Labor daze

A little learning is a dangerous thing.

Reg’lars here at the Chuckle Hut know I once was a fan of all the Marx Brothers (Groucho, Harpo, Chico, Zeppo, Gummo and Karl).

Well, not so much Zeppo and Gummo.

Groucho, Harpo and Chico I stumbled across early on. Karl and I became acquainted in my second stab at college, where I enjoyed a brief flirtation with non-comedic Marxism — the Young Socialist Alliance/Socialist Workers Party, a Trotskyite crew, and the October League, a Maoist group that later became the Communist Party (Marxist-Leninist).

I’m not sure why a middle-class white boy wandered so far afield from the Republicrat-Demublican game of musical thrones.

There was the war in Vietnam, of course, but I was a year too young for the lottery and wouldn’t have volunteered until the Viet Cong were actually in Colorado and executing dope dealers.

The Yippies’ street theatricality appealed to me — I even tried to register as a Yippie for Nixon-McGovern ’72 — but the SWP and CP(ML) were decidedly unfunny, like a Marx Brothers movie starring Zeppo and Gummo.

Maybe it was working as a janitor as a college dropout. (Check out this NYT story about janitors then vs. janitors now.)

I didn’t push the idiot stick for big outfits like Kodak or Apple, but for smaller shops that were already outsourcing their cleanup to even smaller shops, like the one that employed me. My work took me to a couple downtown banks, a northside UPS location, a Salvation Army youth center and a southside sales office. No car, so I pedaled from place to place on a Schwinn Continental, a bicycle commuter before it was cool.

There were no opportunities for advancement at that job, or any of the others I worked before finally landing a copyboy gig at the Colorado Springs Sun. I found I liked newspaper work, and wanted to stay, but the managing editor said I’d be going nowhere fast without that ol’ sheepskin, so back I went to college, where Karl, Leon and Mao were loitering around, waiting for me to turn up.

Then the war finally ended, the Revolution fizzled, and I moved on, eventually finding myself with a B.A. in journalism and a job at the other newspaper in Bibleburg, the Gazette Telegraph.

The GT was a libertarian rag, owned by Freedom Newspapers out of Orange County, Calif., and it leaned so far right it was almost left. As a consequence the wages were low and the hours illegal, but it wasn’t long before I was offered a chance for advancement: heading up the education desk, which consisted of two other reporters plus Your Humble Narrator, who was so wet behind the ears you could have raised goldfish in my hair.

It was at that moment that I knew management was incompetent, and perhaps insane. And my sympathies returned to labor, where they have remained ever since.

Happy Labor Day.

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10 Responses to “Labor daze”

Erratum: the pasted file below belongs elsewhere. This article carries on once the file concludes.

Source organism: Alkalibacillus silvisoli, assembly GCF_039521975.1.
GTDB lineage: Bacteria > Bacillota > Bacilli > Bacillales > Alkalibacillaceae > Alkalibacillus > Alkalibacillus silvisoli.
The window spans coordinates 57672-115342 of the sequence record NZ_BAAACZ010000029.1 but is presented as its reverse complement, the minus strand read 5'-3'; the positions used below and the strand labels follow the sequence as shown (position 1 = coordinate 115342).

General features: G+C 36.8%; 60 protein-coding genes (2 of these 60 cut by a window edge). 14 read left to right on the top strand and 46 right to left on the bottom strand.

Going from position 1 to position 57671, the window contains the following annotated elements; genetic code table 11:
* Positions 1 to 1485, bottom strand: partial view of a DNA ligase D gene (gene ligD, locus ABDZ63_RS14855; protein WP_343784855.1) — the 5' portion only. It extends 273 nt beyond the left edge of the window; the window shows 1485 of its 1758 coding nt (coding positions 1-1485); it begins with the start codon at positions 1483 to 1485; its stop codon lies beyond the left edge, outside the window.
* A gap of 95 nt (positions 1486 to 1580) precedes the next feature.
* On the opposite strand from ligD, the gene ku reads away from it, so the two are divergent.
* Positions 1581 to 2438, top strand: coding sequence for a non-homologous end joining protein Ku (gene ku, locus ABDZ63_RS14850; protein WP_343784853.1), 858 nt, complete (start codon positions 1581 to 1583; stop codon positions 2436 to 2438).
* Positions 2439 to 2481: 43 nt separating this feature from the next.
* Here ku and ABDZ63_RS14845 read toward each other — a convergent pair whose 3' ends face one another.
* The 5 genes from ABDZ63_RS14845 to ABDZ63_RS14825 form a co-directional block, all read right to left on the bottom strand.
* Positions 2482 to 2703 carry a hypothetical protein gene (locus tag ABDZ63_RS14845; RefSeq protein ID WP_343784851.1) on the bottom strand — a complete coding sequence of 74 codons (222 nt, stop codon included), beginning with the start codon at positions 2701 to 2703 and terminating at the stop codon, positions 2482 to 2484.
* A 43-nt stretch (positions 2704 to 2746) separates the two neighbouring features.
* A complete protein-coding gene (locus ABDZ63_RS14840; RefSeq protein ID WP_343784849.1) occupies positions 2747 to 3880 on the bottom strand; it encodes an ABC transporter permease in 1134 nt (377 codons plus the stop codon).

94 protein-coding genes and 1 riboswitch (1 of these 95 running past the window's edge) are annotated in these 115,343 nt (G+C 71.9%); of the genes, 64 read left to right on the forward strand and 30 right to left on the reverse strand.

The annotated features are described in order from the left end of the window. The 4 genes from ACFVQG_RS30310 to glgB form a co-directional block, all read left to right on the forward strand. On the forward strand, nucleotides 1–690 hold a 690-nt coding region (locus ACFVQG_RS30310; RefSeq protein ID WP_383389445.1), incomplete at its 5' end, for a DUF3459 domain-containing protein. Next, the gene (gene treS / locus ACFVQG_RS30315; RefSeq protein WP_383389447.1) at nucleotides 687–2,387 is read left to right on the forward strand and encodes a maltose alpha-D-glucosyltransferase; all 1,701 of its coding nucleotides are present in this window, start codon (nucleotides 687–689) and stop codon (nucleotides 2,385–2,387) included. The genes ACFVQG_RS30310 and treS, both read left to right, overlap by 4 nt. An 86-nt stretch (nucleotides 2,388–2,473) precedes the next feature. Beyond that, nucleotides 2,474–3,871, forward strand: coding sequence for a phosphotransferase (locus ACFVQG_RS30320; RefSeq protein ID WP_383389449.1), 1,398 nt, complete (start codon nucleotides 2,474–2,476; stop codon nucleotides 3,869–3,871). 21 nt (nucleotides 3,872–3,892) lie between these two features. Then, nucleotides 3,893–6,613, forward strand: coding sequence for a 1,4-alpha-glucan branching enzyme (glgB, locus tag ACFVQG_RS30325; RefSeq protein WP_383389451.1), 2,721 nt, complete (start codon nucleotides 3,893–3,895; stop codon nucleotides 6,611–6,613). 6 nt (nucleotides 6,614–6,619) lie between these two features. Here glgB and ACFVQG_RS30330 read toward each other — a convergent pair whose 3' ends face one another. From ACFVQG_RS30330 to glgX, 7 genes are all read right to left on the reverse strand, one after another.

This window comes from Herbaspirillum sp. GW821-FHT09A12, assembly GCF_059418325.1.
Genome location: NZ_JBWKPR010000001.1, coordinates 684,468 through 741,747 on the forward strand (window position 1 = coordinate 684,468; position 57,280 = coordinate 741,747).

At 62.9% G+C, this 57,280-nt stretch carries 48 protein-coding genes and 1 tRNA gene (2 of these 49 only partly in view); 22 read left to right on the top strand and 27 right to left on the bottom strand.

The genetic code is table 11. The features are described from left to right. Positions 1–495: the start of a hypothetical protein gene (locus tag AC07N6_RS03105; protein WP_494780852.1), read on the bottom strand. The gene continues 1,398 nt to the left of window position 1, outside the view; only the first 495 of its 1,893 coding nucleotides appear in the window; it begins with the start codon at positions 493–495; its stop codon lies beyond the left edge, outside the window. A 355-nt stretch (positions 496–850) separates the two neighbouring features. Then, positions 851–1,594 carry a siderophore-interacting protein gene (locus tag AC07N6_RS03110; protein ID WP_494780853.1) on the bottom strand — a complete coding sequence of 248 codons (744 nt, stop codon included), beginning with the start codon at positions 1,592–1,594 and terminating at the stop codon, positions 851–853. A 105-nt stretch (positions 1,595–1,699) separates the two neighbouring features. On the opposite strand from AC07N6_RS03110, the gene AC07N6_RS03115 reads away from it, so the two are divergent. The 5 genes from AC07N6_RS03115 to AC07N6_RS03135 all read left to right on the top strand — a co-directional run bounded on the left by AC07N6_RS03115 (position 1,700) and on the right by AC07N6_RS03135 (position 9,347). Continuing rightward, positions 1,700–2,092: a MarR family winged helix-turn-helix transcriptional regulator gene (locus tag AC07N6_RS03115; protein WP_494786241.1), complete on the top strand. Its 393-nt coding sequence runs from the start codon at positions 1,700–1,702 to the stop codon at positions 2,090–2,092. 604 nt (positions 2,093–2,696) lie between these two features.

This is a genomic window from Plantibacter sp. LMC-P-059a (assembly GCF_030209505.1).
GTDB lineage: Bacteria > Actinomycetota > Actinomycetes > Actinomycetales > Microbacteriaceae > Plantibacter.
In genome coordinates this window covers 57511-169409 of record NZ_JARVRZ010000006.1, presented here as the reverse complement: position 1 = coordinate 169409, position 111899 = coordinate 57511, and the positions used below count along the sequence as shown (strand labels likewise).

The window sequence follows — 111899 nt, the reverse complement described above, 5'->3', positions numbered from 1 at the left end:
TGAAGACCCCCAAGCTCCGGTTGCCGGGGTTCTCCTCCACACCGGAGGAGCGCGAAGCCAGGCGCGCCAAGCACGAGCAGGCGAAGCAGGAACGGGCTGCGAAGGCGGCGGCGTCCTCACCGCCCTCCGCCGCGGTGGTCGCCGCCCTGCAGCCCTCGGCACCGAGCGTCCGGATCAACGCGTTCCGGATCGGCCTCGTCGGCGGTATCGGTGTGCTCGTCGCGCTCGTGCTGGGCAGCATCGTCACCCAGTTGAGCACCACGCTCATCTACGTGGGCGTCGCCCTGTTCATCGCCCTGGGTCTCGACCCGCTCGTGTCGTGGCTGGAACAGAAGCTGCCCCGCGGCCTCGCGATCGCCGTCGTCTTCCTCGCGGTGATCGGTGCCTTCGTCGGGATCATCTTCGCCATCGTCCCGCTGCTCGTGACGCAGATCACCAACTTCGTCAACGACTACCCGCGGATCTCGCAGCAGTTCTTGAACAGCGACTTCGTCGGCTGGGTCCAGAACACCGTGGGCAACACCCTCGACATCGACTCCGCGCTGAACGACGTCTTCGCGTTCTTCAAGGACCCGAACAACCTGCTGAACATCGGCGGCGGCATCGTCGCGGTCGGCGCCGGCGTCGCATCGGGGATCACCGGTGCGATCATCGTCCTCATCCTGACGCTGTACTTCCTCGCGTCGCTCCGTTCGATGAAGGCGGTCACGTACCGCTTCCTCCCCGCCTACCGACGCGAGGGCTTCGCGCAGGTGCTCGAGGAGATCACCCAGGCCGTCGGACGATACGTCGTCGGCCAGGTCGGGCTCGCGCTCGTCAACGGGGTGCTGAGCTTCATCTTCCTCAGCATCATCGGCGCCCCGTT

1. Pat O'Brien Says:

    Me too. But, it may be too late, just like with the climate.

    • Patrick O'Grady Says:

      I know you’ll find this shocking, but I have problems with authority. Especially when I’m the authority. The few times I’ve had a title in front of my moniker it’s always been in lieu of money. Responsibility without authority. No, thank you, I’ll just sit here in the back of the room and roll my eyes.

  2. Libby Says:

    Thanks, Patrick. My thoughts turned to my work history and workplaces over the weekend. Over half of it was spent as a union member and I was glad of it.

    • Patrick O'Grady Says:

      I only worked for the one union newspaper, Libby. I was surprised at how casually the newsroom staff took its hard-won collective-bargaining power. Nobody wanted to pay dues or do the union work, the owner was forever crowbarring people out of the contract and into “management” roles, and before long the union had fewer teeth and testicles than does Mister Boo.

  3. Carl Duellman Says:

    i wonder if the supposed coming of more blue collar work, if the unions will rise up again?

  4. Shawn Says:

    I wonder if the American worker hasn’t got their heads up their smartphone asses too far to think about coalescing for proper blue collar rights…… The marketing of the corporate powers is very effective in motivating us to be “gotta have” consumers requiring us to work for whatever-we-can-get wages to pay for our debts.

    A portion of our youth may be the savings grace to this directive control. They seem to be blowing off the materialistic habits of their parents and stepping into more reasonable living preferences. I hope for their sake, this more reasonable standard expands to a greater portion of society.

    Capitalism capitalizes on those capable of taking advantage of those less capable. And corporations do not answer to the humanity required for ethical standards of society. We live in a bubble that really isn’t the best for everybody…… Unfortunately, the other methods of society (communism, et al) do not tolerate the imperfections of human desire…….

    Rant, rant, rant….. Oh crap, my soapbox has a hole in it…… and the floodwaters are arisin’

    Shawn
    Smokeville, Oregon

    • Herb Clevenger Says:

      “Capitalism capitalizes on those capable of taking advantage of those less capable.” Sean did you come up with that? It pretty well nails what the real problem is in America. Was a time when the owner or CEO of a company took care of their workers (union or not) instead of holding them down while fattening their own purses.
      I’ve been in the Teamsters and the AFL-CIO neither of which did squat for me. Yet I support the idea of unions but one must keep a very sharp eye on the execs there too.

  5. Herbert Case Says:

    Great read! I never understood why ANYONE wanted to be the “boss”………My only boss now is “she who must be….”

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